Ever since my first stint abroad as a teenager I’ve struggled with feeling unsettled, always wanting to be elsewhere, and lately I’ve been completely freaking out over the fact that I’ve now lived in my adopted state in my home country for 9.5 years.

    For me, I think it’s always been FOMO (fear of missing out) – there are so many places to travel, to live, and if I’m at home, I’m missing out! But I see it differently, now. Like you, I’m really working on blooming where I’m planted. I appreciate all of the international travel I get to do these days but I also appreciate the life and home I’ve created with my husband and community.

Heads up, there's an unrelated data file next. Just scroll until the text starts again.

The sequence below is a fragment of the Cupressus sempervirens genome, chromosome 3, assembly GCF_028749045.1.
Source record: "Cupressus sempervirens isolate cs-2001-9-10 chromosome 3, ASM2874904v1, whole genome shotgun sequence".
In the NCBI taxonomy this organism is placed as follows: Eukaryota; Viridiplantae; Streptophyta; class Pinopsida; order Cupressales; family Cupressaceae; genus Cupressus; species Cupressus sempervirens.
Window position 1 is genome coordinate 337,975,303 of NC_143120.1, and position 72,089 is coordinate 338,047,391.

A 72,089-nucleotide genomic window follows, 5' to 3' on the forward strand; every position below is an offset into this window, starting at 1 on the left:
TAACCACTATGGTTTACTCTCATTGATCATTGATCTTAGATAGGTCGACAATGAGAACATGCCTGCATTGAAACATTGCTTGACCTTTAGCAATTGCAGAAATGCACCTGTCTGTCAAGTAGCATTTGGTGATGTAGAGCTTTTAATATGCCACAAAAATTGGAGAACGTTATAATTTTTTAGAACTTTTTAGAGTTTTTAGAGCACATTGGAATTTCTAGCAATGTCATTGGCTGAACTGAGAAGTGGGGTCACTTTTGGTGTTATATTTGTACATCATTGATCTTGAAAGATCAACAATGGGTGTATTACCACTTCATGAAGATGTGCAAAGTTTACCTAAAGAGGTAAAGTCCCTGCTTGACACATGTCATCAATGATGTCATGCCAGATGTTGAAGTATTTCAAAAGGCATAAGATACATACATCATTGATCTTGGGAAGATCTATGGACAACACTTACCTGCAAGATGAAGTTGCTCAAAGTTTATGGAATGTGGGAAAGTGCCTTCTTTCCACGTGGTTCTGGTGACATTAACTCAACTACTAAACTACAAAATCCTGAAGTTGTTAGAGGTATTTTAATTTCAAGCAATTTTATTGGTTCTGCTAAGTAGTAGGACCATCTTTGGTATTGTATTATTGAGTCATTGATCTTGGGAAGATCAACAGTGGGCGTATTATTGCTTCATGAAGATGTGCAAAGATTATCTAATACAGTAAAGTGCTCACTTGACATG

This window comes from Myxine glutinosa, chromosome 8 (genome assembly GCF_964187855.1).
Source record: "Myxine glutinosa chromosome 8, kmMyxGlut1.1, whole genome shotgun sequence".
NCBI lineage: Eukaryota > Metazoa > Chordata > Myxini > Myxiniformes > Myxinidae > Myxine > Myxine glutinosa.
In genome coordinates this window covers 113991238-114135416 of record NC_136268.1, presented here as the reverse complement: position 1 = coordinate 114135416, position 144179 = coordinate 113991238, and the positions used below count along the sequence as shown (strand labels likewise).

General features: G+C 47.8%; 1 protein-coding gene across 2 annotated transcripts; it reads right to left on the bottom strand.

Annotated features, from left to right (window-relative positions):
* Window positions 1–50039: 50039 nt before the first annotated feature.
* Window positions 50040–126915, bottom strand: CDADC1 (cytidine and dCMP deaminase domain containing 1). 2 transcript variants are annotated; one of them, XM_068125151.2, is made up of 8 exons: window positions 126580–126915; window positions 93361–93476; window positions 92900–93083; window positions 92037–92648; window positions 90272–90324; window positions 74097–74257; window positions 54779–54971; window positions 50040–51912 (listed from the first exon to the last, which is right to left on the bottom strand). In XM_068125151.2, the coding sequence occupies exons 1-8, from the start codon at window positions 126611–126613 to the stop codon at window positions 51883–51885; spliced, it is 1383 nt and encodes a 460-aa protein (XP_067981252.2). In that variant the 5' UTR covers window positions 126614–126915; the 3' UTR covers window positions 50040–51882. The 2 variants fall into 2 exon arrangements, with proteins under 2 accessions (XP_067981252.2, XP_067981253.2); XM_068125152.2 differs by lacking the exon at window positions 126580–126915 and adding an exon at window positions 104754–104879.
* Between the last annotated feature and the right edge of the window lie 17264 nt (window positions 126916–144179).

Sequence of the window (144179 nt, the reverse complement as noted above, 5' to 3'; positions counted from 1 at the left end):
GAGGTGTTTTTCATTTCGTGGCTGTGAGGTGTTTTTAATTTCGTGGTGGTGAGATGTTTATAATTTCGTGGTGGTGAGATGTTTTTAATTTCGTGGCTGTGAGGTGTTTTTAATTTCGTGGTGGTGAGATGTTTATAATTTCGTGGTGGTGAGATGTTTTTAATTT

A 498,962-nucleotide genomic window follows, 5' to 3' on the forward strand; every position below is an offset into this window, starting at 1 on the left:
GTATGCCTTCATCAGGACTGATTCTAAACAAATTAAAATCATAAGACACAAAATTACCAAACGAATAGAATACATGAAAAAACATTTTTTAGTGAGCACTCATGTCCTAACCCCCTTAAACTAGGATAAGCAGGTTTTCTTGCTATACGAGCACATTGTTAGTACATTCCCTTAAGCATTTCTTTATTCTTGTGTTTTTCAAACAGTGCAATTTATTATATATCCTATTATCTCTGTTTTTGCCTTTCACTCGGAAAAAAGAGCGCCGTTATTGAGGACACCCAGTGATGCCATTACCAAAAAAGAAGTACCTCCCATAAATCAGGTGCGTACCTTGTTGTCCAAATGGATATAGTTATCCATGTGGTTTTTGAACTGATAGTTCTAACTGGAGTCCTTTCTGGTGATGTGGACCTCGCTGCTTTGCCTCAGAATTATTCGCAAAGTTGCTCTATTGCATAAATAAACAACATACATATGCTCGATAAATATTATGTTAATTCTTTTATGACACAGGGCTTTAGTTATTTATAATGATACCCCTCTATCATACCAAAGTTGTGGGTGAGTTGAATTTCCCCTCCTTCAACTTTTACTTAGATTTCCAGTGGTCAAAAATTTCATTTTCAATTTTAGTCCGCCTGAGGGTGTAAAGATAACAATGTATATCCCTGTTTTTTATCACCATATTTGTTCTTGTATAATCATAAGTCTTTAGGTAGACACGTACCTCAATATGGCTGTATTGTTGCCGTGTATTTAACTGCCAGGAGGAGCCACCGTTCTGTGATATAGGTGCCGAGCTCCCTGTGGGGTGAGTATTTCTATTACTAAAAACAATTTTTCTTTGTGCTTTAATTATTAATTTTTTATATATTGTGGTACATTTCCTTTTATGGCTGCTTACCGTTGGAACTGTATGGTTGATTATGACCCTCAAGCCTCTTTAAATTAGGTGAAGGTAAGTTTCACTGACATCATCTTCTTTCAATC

You live near where I grew up (Eugene). Oregon is a beautiful state and I love seeing the pics of you and your family “blooming” in my lovely home state! 🙂

  7. Pam

    As a well sesasoned military brat who decided to keep up the nomadic lifestyle for many year, friendships are super tough for me. I am quite accustomed to enteratining myself with good books and quiet walks and yet put me in a crowd and I am an automatic social butterfly. But regular gatherings and consisitency are strangers to me, except for of course Facebook. Yikes. I need to get a life. haha


  8. Megan

    My husband and I were JUST talking about this yesterday; creating that community/friendships in your neighbourhood takes work. We’re planning on putting more effort into building these relationships over the next year. Thank you for the post.